2.23      FSANZ informed the committee that the risk assessment it undertakes is an analysis of the applicant country's BSE-related control systems throughout the beef production chain. According to FSANZ, the assessment of the control systems 'affords the highest level of confidence in assessing the BSE risk status of a country's beef and beef products'.[35] This assessment of a country's BSE control systems is needed because there is no test for the condition in a live animal or in beef products.

2.24      During a country BSE risk assessment, FSANZ gathers data and evidence in relation to five key areas, as follows:

(i) Risk assessment requirements regarding BSE risk release and exposure;

(ii) Other system requirements:

BSE awareness program

Compulsory notification and investigation of BSE cases

Diagnostic capability

Animal traceability and identification systems

Animal slaughter and processing systems;

(iii) BSE surveillance and monitoring system;

(iv) BSE history of the country;

(v) Ongoing review of country BSE status and additional data.[36]

2.25      FSANZ stated that the data requirements are generally 'consistent with those of the OIE’s Terrestrial Animal Health Code 2009,[37] but have been supplemented to address food safety in the areas of slaughter practices and product traceability'.[38]

2.26      FSANZ explained that it allocates a BSE risk category to each country:

FSANZ determines a risk category for each applicant country and provides this advice to the Department of Agriculture, Fisheries and Forestry (DAFF). DAFF is responsible for implementing relevant requirements at the border through application of the necessary import certification for imported beef and beef products, in accordance with Australia’s BSE policy.[39]

2.27      The BSE risk categories for countries that apply to export beef to Australia are as follows:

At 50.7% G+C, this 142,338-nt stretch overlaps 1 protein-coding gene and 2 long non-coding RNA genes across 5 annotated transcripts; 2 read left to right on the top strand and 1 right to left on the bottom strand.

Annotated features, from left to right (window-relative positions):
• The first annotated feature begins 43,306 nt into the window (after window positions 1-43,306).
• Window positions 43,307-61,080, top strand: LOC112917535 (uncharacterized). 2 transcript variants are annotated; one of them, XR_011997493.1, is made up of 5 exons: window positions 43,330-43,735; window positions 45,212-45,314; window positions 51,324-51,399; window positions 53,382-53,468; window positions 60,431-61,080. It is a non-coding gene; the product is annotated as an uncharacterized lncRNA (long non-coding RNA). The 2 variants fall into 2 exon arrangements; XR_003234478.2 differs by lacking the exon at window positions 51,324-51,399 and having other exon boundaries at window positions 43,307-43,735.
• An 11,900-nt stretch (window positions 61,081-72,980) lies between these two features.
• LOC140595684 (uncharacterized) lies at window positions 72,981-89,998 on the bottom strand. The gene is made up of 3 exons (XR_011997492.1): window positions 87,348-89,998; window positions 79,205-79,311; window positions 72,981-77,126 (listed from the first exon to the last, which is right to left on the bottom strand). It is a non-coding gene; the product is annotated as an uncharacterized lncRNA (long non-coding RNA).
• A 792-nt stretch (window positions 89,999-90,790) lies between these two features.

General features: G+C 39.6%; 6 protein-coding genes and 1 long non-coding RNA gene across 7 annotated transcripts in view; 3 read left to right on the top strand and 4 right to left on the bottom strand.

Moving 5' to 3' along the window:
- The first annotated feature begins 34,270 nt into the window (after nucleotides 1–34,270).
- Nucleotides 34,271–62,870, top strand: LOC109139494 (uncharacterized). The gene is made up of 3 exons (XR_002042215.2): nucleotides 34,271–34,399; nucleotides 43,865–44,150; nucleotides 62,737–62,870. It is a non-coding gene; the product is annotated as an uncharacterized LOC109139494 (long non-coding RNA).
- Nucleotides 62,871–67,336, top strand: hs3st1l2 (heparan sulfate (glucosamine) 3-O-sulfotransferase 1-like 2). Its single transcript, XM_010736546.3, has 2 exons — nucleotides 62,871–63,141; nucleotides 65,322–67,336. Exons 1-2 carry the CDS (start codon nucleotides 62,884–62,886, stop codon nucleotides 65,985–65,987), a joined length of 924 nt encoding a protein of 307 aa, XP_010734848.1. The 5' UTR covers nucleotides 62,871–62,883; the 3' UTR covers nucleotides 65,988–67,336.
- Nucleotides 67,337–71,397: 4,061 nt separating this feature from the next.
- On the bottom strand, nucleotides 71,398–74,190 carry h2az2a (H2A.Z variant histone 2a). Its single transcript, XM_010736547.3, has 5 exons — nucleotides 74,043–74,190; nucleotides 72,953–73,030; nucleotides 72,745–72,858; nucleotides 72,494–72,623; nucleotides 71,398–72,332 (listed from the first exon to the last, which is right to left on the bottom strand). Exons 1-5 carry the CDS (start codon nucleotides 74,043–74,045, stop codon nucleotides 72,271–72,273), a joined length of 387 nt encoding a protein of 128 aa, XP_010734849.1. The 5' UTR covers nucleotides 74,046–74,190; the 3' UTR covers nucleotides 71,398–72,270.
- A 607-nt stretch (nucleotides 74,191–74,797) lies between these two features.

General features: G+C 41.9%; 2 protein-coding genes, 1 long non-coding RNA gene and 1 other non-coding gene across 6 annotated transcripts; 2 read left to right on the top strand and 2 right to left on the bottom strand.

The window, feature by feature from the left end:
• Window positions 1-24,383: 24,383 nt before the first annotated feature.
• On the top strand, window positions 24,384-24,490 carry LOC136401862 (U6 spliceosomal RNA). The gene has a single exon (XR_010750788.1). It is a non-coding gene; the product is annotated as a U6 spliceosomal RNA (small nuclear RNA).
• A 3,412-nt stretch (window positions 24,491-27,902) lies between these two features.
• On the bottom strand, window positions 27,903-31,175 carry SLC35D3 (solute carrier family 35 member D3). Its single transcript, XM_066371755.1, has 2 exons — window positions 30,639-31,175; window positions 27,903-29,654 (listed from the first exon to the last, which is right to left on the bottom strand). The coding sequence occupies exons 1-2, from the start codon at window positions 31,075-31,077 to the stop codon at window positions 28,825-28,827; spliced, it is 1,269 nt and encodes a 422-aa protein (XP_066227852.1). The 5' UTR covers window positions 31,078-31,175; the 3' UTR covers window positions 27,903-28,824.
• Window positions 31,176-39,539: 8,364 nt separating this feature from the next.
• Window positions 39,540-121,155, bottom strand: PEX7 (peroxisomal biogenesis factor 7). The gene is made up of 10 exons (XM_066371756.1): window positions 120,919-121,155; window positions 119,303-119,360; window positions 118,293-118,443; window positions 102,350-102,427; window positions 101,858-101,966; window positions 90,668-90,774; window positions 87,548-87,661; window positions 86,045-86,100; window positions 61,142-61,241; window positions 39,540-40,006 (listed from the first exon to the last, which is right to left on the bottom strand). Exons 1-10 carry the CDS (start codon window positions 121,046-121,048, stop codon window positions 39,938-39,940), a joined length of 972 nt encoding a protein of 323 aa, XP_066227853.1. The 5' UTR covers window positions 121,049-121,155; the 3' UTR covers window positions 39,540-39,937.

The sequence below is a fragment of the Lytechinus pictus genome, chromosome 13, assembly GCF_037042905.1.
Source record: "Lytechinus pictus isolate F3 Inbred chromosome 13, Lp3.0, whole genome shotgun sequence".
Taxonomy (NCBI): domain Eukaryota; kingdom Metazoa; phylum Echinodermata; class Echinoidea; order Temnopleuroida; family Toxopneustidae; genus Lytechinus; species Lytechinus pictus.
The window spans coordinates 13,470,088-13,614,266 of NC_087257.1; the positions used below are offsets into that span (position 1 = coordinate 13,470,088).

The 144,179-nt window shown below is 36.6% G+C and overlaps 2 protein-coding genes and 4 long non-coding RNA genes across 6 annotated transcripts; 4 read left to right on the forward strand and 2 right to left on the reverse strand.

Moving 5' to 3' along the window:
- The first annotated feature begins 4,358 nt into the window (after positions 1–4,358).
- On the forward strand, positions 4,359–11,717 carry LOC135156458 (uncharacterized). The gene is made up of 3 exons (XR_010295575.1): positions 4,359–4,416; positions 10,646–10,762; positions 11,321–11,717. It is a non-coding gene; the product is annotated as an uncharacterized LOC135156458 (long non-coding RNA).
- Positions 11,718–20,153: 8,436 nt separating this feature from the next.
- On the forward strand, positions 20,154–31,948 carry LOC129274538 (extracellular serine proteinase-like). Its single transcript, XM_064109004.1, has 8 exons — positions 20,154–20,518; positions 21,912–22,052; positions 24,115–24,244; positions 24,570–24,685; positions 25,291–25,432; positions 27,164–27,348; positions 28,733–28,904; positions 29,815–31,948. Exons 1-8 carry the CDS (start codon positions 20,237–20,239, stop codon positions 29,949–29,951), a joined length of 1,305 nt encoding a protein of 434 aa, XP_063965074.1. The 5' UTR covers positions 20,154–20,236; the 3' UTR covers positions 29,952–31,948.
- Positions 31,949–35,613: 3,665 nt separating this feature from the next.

Category 1

Countries assessed by Australia as meeting the ‘Negligible BSE Risk’ requirements of the Terrestrial Animal Health Code of the World Organisation for Animal Health (OIE). Beef and beef products can be imported subject to specific requirements.

Category 2

Countries assessed by Australia as meeting the ‘Controlled BSE Risk’ requirements of the Terrestrial Animal Health Code of the World Organisation for Animal Health (OIE). Beef and beef products can be imported subject to specific requirements.

Category 3

Countries assessed by Australia that do not meet the requirements of either Category 1 or Category 2, or countries that have not applied to be assessed by Australia. Beef and beef products cannot be imported.[40]

Biosecurity import risk analysis

2.28      As mentioned above, FSANZ's country risk assessment is provided to DAFF which is responsible for border control of beef and beef products imports under the Quarantine Act 1908. DAFF issues import licences for beef and beef products that have been assigned the appropriate category status by an FSANZ assessment and for other products that have a satisfactory assessment of the animal disease risk arising from the product.[41]

2.29      A Fact Sheet published by DAFF states that once FSANZ completes its BSE food safety country risk assessment, certain heat-treated beef products for human consumption from that country may be imported. The heat treatment would be needed to satisfy Australia's biosecurity arrangements. In effect, the pathogens that cause diseases such as FMD would be destroyed by the treatment.[42]

2.30      If the country wishes to import fresh, chilled or frozen beef to Australia, DAFF is required to complete an import risk analysis of that country's animal health and production systems to ensure that the biosecurity conditions for import are met.[43] Imports must come from FMD-free countries.

2.31      DAFF assists FSANZ in relation to its in-country assessments for beef imports in addition to undertaking a biosecurity Import Risk Analysis in relation to fresh beef. At the time of the inquiry the department had not commenced that work in relation to the application from The Netherlands.[44]